A History of American Eating Habits
On July 4, 1776, nobody in the newly independent country was eating hamburgers or hot dogs or ketchup. Ketchup didn't enter the cuisine until the 1800s, and the hamburgers and hot dogs on buns only got popularized around the turn of the last century. Independence Day was marked quite differently in 1776 from the way it is today.
Food to Fuel an Active LifeFor instance, Washington and his soldiers weren't chomping on watermelon. Rather, a soldier's daily ration included about a half pint of beans or peas, a pint of milk, a pound of beef, pork, or salted fish (yes, a pound), and a pound of bread. He also received six ounces of butter. It amounted to 3,000 to 4,000 calories—more than even many overweight people eat today. It wasn't just soldiers who were eating so much food. Most people ate about that amount, too. Yet obesity wasn't rampant. "Daily life required a terrific calorie intake," says Sandra Oliver, a food historian in Islesboro, Maine. It was the "pre-leisure era," she notes. People walked a lot, rode horses, and expended a lot of calories—in their everyday jobs and chores.
No Fish TodayToday, "we think we're being terribly virtuous," Oliver remarks. But the main purpose of eating back then "was [to get] enough calories. For that very reason," she says, while modern people enjoy seafood because it is light, fish "was not preferred in 1776." People generally had fish about once a week.What kind of fish did people eat? Perhaps some cod with salt pork scraps sprinkled on top to "give it a little more caloric punch," Oliver says. There was also plenty of herring and shad in the mid-Atlantic region.Meat, particularly pork, was much more important than herring or any other fish, says Rachel Baum, site supervisor at Claude Moore Colonial Farm in McLean, Virginia, because pigs were cheap to feed. They could be fattened for slaughter by giving them apple cores, potato peelings, and spoiled foods that humans or other animals couldn't eat. Wild game was often on the menu, too. Turkeys, pigeons, venison, rabbit, squirrel—Colonial roadkill, if you will.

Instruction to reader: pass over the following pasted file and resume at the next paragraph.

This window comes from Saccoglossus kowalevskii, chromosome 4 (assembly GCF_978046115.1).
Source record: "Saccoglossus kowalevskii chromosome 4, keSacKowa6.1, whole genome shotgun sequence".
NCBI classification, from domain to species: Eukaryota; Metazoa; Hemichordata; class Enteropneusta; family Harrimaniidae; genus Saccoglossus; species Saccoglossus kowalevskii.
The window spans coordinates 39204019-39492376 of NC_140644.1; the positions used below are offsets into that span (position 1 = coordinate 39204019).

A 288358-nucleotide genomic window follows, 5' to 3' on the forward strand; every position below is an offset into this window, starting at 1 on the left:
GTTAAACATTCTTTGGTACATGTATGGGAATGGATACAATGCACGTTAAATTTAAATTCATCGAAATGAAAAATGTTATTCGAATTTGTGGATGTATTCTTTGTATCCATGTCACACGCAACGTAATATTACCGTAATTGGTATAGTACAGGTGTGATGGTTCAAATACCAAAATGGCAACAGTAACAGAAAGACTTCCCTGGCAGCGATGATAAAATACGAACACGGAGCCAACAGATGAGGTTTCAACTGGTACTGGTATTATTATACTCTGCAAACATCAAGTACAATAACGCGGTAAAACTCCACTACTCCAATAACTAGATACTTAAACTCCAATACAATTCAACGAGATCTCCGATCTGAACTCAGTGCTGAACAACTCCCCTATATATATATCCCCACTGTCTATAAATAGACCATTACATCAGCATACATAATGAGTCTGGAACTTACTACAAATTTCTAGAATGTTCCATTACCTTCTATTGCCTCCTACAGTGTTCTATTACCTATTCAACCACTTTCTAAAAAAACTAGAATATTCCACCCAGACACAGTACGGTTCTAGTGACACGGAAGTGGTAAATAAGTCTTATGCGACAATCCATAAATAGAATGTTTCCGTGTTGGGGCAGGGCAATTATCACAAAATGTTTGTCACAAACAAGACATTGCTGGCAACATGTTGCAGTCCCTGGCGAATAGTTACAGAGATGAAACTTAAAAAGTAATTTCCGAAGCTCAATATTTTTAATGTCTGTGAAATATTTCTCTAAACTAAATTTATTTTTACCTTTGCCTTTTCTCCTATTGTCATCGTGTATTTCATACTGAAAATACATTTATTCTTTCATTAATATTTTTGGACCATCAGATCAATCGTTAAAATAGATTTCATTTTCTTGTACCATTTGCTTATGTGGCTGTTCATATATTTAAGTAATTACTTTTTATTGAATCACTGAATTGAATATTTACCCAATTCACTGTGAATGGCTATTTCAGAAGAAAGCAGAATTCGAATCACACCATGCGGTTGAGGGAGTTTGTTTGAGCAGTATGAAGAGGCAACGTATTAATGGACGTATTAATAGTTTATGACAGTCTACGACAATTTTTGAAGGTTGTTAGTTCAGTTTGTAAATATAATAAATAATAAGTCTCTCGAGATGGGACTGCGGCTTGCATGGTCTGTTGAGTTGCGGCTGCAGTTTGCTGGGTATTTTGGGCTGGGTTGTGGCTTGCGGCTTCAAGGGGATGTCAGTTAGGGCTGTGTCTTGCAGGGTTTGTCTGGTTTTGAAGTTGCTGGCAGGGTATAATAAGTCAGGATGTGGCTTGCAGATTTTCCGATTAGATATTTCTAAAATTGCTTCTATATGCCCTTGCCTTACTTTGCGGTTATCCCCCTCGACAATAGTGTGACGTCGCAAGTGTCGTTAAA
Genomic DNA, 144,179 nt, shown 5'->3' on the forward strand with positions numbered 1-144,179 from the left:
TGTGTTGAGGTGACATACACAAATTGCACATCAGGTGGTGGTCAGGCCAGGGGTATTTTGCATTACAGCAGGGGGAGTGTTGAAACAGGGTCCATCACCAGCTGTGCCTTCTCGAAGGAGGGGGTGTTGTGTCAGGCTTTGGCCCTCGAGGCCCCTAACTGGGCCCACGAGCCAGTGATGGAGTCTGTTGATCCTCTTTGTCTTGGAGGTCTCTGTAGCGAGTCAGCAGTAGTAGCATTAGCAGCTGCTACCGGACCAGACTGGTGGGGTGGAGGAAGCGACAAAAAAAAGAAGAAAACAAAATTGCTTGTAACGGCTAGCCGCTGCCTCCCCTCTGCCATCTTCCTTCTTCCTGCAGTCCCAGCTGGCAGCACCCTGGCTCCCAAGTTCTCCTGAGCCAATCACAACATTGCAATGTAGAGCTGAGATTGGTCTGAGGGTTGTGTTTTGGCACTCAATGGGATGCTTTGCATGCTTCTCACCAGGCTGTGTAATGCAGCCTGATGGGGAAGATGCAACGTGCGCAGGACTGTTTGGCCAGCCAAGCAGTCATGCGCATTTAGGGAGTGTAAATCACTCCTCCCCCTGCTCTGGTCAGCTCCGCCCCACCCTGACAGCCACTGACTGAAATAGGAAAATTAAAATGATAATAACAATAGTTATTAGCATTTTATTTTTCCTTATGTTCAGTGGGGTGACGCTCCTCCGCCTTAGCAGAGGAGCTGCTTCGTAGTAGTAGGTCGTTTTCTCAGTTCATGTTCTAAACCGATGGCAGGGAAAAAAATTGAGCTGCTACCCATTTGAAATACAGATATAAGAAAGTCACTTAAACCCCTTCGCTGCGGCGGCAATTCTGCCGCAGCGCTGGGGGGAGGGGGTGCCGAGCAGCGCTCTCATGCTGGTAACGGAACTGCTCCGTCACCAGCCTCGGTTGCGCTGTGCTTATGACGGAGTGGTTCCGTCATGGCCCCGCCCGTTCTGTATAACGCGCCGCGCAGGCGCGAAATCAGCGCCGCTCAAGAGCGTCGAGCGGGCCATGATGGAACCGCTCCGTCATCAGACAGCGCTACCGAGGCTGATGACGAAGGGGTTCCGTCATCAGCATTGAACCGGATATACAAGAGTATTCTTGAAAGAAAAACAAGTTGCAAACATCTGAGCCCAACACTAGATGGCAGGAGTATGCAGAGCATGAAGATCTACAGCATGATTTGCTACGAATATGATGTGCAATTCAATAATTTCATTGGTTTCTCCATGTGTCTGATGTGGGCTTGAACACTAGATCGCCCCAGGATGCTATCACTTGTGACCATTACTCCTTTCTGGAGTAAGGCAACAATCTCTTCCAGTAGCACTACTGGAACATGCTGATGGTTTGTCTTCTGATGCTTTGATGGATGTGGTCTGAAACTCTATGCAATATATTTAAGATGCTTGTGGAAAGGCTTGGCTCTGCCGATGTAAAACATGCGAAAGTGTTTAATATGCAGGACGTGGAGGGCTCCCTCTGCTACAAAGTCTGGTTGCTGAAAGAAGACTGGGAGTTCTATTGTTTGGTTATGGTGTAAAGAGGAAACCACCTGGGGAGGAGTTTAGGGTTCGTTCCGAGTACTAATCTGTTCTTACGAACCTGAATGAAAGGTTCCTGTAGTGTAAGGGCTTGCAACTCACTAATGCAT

Birth of the One-dish MealMost often meat was cooked together with vegetables in a big stew. Since the majority of the population was poor, they didn't have a lot of cooking equipment, explains Wendy Howell, supervisor of the Historic Foodways Program at Colonial Williamsburg. There wasn't one pot for one dish and a second pot for another, so making a stew was a way to cook all the food at once.Stews or other hearty dishes were usually eaten at dinner, which took place around 1:00 or 2:00 in the afternoon, during a break from working in the fields. Evening meals, or suppers, were "kind of the optional meal," Howell notes. And they were "very light."
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